Porvair Filtration Group Receives Queen’s Award for Enterprise in International Trade
This award had been made in recognition of Porvair’s substantial growth in overseas business, achieving increased year-on-year growth in sales of exported products over the past three years.
Tuesday, April 21, 2015
Biomedical Researcher wins Microplate Catalogue Prize Draw
A scientist at the Genomics CoreLab of the NIHR Biomedical Research Centre at Addenbrooke's Hospital (Cambridge, UK) has won Porvair Sciences' latest free prize draw for people registering online for the company's 2010-2011 Microplate Catalogue.
Wednesday, January 26, 2011
Scientific News
New Tech Vastly Improves CRISPR/Cas9 Accuracy
A new CRISPR/Cas9 technology developed by scientists at UMass Medical School is precise enough to surgically edit DNA at nearly any genomic location, while avoiding potentially harmful off-target changes typically seen in standard CRISPR gene editing techniques.
New Class of RNA Tumor Suppressors Identified
Two short, “housekeeping” RNA molecules block cancer growth by binding to an important cancer-associated protein called KRAS. More than a quarter of all human cancers are missing these RNAs.
Biologists Induce Flatworms to Grow Heads and Brains of Other Species
Findings shed light on role of a new kind of epigenetic signaling in evolution, could yield clues for understanding birth defects and regeneration.
Turning up the Tap on Microbes Leads to Better Protein Patenting
Mining millions of proteins could become faster and easier with a new technique that may also transform the enzyme-catalyst industry, according to University of California, Davis, researchers.
Mathematical Model Forecasts the Path of Breast Cancer
Chances of survival depend on which organs breast cancer tumors colonize first.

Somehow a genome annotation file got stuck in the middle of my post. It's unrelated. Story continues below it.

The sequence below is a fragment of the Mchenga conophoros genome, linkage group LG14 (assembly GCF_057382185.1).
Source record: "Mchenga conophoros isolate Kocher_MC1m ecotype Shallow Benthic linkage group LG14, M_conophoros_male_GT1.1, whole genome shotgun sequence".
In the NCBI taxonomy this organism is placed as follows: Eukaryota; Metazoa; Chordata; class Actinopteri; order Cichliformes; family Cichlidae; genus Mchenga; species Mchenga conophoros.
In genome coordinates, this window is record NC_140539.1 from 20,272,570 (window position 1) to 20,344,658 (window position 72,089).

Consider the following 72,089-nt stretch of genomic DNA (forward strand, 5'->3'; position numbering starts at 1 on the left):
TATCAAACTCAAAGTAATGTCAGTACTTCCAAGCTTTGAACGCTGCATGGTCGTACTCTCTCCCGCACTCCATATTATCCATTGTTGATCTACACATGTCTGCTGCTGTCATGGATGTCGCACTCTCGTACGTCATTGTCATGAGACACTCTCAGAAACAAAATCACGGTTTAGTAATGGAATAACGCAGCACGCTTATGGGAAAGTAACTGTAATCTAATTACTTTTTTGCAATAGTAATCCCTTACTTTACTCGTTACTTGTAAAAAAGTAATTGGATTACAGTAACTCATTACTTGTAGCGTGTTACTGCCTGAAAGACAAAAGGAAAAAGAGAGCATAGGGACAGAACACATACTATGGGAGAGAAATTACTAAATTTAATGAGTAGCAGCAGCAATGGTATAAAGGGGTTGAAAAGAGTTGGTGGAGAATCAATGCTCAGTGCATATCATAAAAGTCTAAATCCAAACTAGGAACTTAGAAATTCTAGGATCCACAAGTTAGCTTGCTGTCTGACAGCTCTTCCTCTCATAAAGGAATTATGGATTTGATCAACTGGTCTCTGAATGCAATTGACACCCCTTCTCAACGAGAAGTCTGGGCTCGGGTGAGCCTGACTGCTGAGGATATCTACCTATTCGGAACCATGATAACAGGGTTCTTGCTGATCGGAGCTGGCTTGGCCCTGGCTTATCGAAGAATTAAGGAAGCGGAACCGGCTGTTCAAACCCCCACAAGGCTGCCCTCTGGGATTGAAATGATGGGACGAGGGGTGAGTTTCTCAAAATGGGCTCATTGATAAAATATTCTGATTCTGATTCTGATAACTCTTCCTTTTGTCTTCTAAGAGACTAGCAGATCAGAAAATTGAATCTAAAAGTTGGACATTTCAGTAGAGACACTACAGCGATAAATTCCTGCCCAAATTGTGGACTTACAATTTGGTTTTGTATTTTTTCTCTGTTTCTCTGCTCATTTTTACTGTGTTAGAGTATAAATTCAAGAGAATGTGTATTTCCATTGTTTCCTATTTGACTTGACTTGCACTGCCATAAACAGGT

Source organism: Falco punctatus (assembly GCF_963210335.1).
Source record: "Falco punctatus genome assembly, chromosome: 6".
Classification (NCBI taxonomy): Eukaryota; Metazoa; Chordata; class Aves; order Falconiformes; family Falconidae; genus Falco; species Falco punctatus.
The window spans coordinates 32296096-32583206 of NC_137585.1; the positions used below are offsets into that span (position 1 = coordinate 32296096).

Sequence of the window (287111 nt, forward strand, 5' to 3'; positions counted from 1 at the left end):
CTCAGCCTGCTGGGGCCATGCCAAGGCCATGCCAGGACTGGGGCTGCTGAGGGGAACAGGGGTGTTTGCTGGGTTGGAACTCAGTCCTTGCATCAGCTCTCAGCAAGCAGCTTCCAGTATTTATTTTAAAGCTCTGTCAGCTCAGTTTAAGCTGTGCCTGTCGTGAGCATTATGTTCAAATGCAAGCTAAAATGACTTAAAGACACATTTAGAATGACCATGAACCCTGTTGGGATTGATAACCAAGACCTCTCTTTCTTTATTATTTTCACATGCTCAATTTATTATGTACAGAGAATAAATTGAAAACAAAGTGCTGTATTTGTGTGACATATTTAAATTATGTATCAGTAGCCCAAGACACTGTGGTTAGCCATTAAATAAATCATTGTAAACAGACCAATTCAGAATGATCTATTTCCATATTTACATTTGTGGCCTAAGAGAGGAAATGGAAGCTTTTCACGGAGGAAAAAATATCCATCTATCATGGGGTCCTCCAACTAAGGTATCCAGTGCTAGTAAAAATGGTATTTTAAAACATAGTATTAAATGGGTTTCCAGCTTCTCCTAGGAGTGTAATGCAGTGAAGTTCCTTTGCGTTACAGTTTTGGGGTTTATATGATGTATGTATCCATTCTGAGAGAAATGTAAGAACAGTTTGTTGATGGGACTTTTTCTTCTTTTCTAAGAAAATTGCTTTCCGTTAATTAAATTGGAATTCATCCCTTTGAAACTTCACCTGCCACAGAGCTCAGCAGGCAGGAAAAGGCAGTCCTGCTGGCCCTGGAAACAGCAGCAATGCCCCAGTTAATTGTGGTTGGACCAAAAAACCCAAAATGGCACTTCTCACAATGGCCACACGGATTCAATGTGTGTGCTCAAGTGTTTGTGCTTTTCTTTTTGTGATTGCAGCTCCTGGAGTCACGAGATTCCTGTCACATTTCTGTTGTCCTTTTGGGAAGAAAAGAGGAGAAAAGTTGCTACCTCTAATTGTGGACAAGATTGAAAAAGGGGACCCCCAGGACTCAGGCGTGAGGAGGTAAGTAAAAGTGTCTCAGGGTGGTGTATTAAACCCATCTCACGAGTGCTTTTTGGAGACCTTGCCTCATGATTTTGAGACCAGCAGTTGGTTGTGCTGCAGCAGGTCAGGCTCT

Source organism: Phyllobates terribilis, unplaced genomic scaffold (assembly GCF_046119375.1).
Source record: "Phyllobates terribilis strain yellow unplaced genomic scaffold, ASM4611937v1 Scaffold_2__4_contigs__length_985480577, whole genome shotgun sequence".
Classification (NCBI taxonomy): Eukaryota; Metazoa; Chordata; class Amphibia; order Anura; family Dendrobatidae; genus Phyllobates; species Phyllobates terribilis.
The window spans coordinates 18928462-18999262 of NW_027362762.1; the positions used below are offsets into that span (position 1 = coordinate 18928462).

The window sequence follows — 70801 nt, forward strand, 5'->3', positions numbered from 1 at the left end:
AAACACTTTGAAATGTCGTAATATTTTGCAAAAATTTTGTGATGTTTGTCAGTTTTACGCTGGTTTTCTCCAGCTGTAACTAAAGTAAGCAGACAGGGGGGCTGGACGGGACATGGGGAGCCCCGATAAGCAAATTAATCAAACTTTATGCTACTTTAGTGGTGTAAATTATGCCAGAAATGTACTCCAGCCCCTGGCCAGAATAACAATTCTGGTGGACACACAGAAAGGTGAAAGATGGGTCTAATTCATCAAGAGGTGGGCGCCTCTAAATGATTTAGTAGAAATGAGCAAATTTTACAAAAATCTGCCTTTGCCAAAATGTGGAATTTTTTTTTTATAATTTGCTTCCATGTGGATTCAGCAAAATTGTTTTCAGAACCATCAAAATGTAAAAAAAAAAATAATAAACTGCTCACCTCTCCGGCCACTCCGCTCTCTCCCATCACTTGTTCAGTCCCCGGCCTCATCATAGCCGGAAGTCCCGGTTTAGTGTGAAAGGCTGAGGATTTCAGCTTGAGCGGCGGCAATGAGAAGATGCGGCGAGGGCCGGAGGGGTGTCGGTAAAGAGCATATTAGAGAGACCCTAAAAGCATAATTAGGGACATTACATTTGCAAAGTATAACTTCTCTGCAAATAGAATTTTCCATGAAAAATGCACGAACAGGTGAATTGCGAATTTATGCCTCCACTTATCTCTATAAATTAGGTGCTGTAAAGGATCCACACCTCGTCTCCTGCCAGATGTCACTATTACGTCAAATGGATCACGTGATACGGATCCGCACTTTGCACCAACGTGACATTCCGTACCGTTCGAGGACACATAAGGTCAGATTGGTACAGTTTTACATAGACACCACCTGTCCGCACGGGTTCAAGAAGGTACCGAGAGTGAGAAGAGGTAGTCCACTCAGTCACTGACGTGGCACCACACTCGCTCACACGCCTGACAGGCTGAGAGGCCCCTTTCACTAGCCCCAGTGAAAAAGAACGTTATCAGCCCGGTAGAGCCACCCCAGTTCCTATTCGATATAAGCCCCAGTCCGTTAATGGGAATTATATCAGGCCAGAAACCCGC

Exploring the Causes of Cancer
Queen's research to understand the regulation of a cell surface protein involved in cancer.
Ancient Viral Molecules Essential for Human Development
Genetic material from ancient viral infections is critical to human development, according to researchers at the Stanford University School of Medicine.
Tardigrade's Are DNA Master Thieves
Tardigrades, nearly microscopic animals that can survive the harshest of environments, including outer space, hold the record for the animal that has the most foreign DNA.
The Secret Behind the Power of Bacterial Sex
Migration between different communities of bacteria is the key to the type of gene transfer that can lead to the spread of traits such as antibiotic resistance, according to researchers at Oxford University.
Farming’s in Their DNA
Ancient genomes reveal natural selection in action.
Skyscraper Banner

Skyscraper Banner
Go to LabTube
Go to eposters
Access to the latest scientific news
Exclusive articles
Upload and share your posters on ePosters
Latest presentations and webinars
View a library of 1,800+ scientific and medical posters
2,800+ scientific and medical posters
A library of 2,500+ scientific videos on LabTube
4,000+ scientific videos